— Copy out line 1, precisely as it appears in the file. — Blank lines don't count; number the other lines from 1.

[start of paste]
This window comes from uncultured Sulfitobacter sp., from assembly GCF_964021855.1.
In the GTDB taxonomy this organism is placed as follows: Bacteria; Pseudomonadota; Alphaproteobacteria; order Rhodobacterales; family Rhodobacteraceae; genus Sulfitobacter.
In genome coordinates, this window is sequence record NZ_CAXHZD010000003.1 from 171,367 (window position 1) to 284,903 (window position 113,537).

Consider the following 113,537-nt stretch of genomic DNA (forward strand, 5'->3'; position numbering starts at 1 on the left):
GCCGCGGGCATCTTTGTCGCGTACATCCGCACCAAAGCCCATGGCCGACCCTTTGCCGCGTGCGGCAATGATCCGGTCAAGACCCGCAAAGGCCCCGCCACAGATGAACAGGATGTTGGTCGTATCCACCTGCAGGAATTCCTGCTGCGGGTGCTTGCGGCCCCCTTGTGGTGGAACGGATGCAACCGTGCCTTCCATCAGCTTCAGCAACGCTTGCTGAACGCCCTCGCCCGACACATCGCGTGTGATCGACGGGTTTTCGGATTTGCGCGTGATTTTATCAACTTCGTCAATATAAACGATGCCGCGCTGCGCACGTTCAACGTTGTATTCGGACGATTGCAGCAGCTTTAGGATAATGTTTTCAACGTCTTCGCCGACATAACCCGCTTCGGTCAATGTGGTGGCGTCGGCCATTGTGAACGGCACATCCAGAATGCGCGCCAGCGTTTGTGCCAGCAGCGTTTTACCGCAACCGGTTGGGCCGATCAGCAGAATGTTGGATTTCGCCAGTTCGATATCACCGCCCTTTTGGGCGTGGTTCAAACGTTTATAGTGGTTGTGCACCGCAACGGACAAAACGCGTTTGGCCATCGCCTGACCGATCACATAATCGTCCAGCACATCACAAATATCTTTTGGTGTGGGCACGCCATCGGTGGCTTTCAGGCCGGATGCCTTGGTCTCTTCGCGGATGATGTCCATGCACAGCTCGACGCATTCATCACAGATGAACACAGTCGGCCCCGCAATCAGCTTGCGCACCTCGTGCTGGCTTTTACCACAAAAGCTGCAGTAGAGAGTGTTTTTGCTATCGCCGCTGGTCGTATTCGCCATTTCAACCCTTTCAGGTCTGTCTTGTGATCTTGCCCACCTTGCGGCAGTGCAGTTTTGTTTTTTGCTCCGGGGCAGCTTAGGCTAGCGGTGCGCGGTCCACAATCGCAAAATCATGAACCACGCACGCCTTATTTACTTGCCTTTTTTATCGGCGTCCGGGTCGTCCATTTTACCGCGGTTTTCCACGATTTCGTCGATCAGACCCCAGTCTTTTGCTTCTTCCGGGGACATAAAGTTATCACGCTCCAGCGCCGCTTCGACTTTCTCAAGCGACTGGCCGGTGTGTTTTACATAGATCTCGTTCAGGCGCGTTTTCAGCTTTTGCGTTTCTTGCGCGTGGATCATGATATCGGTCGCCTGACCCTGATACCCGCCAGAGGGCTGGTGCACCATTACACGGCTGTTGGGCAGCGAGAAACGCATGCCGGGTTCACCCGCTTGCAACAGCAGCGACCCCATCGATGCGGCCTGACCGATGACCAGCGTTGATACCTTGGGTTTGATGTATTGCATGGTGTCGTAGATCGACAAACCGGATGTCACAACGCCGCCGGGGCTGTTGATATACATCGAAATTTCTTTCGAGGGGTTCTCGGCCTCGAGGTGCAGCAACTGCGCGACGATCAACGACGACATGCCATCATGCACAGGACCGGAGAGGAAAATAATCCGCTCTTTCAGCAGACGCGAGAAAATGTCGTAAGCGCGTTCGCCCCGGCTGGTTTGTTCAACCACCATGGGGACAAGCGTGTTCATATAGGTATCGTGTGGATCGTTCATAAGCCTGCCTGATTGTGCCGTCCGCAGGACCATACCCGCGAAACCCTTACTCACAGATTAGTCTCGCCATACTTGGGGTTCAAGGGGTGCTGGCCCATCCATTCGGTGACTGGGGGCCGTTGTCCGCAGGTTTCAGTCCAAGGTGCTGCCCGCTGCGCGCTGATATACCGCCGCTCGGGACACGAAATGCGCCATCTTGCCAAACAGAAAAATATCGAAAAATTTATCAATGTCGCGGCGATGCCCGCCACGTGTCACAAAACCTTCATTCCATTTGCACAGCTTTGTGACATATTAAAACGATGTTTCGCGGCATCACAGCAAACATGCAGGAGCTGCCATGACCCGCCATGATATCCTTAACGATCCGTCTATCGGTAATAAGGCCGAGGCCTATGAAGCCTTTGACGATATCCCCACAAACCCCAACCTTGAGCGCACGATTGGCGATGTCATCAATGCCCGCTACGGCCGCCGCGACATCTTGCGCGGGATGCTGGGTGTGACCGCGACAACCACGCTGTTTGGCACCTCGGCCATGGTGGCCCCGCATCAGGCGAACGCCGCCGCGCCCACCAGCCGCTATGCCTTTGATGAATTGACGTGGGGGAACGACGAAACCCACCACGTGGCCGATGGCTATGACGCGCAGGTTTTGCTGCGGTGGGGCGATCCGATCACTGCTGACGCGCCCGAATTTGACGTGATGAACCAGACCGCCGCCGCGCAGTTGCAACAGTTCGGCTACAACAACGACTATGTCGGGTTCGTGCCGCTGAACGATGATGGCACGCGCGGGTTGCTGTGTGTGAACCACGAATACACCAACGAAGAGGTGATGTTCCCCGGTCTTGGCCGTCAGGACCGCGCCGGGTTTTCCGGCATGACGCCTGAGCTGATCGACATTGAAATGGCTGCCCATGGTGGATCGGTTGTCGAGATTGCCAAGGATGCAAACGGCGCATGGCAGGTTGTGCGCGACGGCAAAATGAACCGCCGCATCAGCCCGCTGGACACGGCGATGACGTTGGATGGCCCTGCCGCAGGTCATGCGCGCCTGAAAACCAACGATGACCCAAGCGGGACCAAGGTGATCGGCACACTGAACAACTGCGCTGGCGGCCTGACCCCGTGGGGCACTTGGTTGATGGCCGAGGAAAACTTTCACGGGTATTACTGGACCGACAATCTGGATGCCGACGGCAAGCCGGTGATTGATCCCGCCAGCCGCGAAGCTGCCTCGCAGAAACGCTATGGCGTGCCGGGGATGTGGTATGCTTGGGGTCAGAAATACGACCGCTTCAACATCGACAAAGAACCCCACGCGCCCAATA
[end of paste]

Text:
This window comes from uncultured Sulfitobacter sp., from assembly GCF_964021855.1.